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Havre de Grace council finally passes 2015 city budget

After an unplanned post-election delay, the Havre de Grace City Council passed the city's 2015 budget after reconvening Wednesday night and agreeing to shift some revenue and restore two previously planned cuts.

Council members also agreed to a hiring freeze on four open positions in city government.

The council had made the unusual step of going into recess at its June 16 meeting, when a vote on the budget originally had been scheduled, having taken no action.

Mayor Wayne Dougherty proposed a budget of roughly $15.4 million for 2015, a spending cut of $835,000 compared to the previous year.

The council passed amendments Wednesday to find an alternative funding source to avoid borrowing $200,000 from the emergency reserve fund and $114,500 from the Marina Fund to balance total projected spending.

It also restored $150,000 in funding to buy self-contained breathing equipment for the Susquehanna Hose Company, the volunteer fire company serving the city, and to increase $10,000 in funding to Community Projects of Havre de Grace, Inc., to help with the Winter Wonderland project.

The council also git up to date numbers on the final health care cost increase for 2015, which came in at 12 percent, lower than the mayor had projected. The hiring freeze, plus projected reductions in overtime for police and city government employees, are expected to save $273,000 in expenses, according to a summary of final budget recommendations by the mayor.

Councilman Fred Cullum, who was alone in voting against the final budget, blasted the last minute changes as meaningless. The 2015 fiscal year starts July 1 and the city is obliged under state law to have a budget approved before that date.

"At the end of this fiscal year, Fund 9, the water and sewer fund, will be $1.3 million in the red, and that $1.3 million is out of the general fund to pay the bills," Cullum said.

He said council members have complained each year about not getting enough highway user revenues from the state, and this year the state finally allocated $352,000 to the city.

"You know how much is being used to pave the streets? Not one thin dime, because we had to keep it in reserve to pay the water and sewer fund," he said. "That's not how it should work."

Cullum said the city did not stand a chance of getting the 50 water and sewer hook-ups presumed in the budget by the end of the current fiscal year. Revenue from the hook-ups is counted on to balance the debt-ridden water and sewer fund.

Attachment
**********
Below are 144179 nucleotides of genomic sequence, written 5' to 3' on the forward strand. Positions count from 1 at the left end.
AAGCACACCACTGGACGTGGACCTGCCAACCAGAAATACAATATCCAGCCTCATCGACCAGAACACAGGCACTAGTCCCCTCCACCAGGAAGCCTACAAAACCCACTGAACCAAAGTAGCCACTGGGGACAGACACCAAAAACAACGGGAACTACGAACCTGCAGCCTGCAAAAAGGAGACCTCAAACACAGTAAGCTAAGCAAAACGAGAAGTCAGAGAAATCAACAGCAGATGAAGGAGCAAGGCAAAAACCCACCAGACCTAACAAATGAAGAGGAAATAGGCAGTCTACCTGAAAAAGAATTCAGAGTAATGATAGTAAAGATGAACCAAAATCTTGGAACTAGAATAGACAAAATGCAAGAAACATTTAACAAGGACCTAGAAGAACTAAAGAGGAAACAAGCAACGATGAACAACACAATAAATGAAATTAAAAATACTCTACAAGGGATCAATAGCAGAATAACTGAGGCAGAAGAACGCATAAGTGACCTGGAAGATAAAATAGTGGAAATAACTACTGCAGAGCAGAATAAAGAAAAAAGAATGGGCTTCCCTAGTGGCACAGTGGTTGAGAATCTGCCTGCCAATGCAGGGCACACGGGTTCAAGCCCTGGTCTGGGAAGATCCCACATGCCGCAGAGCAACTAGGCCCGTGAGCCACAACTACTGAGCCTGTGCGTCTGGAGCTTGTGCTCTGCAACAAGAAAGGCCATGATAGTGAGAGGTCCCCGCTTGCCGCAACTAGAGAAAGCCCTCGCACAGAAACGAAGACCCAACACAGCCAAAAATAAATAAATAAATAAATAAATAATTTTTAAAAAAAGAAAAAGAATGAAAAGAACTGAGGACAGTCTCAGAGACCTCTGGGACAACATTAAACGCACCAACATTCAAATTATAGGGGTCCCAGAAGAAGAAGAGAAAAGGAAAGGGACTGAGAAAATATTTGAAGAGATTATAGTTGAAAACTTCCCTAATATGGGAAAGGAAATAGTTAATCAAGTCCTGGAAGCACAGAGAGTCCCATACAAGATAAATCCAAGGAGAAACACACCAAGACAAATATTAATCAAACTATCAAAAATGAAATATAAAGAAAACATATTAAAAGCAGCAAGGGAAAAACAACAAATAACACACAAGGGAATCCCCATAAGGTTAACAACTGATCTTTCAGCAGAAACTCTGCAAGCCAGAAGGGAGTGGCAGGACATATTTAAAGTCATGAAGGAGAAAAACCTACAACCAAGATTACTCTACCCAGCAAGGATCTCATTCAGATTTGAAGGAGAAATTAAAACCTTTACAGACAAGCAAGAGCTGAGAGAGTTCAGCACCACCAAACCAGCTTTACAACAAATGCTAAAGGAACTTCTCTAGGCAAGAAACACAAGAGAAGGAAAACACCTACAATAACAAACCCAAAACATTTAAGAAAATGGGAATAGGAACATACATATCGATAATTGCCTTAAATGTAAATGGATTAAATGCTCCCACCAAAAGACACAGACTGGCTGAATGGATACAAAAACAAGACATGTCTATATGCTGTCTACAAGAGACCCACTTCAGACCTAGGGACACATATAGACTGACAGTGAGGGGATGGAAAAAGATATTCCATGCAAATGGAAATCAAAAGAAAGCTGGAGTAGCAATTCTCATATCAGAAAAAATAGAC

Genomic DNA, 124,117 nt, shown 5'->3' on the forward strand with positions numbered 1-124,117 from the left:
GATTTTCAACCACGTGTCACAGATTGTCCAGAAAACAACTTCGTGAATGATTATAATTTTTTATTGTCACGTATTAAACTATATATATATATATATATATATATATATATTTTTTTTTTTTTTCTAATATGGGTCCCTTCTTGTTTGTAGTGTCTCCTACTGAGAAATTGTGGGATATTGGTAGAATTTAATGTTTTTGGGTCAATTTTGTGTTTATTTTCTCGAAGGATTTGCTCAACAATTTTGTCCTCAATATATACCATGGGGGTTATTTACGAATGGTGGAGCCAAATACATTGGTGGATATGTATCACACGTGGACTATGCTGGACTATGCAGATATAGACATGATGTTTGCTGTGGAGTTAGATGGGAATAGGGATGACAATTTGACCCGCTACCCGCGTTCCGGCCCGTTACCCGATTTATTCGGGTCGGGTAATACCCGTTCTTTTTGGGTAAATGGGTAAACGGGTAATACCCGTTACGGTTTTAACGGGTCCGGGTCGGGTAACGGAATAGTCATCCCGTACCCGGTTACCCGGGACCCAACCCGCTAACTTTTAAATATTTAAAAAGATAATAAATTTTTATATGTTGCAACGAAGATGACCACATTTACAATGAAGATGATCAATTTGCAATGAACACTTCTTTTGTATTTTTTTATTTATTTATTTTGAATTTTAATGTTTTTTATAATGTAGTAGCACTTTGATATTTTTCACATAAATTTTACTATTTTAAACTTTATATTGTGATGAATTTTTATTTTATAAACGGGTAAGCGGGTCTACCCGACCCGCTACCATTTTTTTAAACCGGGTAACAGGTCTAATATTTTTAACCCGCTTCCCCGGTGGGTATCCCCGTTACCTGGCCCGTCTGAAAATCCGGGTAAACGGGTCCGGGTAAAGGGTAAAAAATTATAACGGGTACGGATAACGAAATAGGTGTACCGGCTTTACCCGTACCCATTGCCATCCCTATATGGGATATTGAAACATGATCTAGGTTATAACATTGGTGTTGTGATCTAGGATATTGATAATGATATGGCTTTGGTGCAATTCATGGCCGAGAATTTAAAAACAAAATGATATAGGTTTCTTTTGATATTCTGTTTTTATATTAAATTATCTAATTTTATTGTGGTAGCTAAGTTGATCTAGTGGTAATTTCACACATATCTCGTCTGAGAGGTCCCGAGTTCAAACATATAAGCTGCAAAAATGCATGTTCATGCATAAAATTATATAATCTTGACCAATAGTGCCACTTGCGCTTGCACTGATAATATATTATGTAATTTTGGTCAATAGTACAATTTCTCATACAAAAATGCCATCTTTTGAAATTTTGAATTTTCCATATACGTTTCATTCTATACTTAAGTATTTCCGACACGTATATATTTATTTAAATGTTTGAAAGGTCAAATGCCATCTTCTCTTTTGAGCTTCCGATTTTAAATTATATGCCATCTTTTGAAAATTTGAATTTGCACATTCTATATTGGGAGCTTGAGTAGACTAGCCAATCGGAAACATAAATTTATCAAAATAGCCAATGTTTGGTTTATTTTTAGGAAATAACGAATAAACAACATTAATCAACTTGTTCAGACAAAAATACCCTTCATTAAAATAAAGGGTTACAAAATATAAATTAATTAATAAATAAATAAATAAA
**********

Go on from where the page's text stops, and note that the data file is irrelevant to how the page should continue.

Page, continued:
The water and sewer fund has been accumulating a multi-million dollar deficit because of the home building slowdown, but the council earlier delayed implementing a recommended 15 percent user rate increase the mayor and the water and sewer commission recommended in an effort to reduce the shortfall.

"I guarantee you at the end of the year, we'll have $1.6 million [in debt] because those [final] connections aren't gonna happen," he said. "We budgeted for 50 and we have 28, and we've got a week left in the year to go from 28 to 50, and I don't think that's going to happen."

Meanwhile, Cullum said, city employees are being denied their scheduled salary increases.

"There was no effort to try to pay the employees what they're due, and the employees worked all year with the understanding that if they did a good job and worked satisfactorily all year [they would get an increase]," he said. "I mean, to me, it's not right. Obviously I'm wrong and the other five of you are right, but that's the way I feel about it and I won't vote for the budget."

Councilman Steve Gamatoria, who joined the council following the May city election, said he appreciated Cullum's "passion" but wondered why Cullum, during his long service on the council, had not made a dent in the Fund 9 debt in his many years in office.

"That's been occurring for how many years, Councilman Cullum?" asked Gamatoria, who served a previous term on the council. "I take exception to the idea that we didn't do anything, because we didn't balance this budget with borrowed money. The emergency fund, in my opinion, and by design, is for catastrophic failure and not being able to balance the budget is not a catastrophic event."

"We're at least trying to make some changes," he continued. "Is it challenging? Absolutely it is. Is it more of the same? No."

About the lack of merit increases, Gamatoria said: "I feel terrible that Council President [Bill] Martin is a teacher and he hasn't gotten an increase as a teacher in, how many years?"

Gamatoria also said the hook-ups are "monumental" in getting the city through the year.

"We've got some work to do to encourage developers and encourage builders," he said. "I'm not saying we have a horrible reputation but we need a stellar reputation so people want to come here and build."

"I tell you what, we're going to do something different this year than past year," he added.

Martin said he has a lot of concerns about the future of the city and found it very "disheartening" that the city could not offer cost-of-living increases to employees.

Several city employees filled the council chamber for Wednesday's meeting.

"To me the most important thing we can do is a healthy budget that provides good health care for employees and that good employees get a good wage," Martin said.

This is an updated version of a earlier report and contains corrections regarding the council's decision not to used money borrowed from the emergency reserve and marina funds to balance the overall operating budget.

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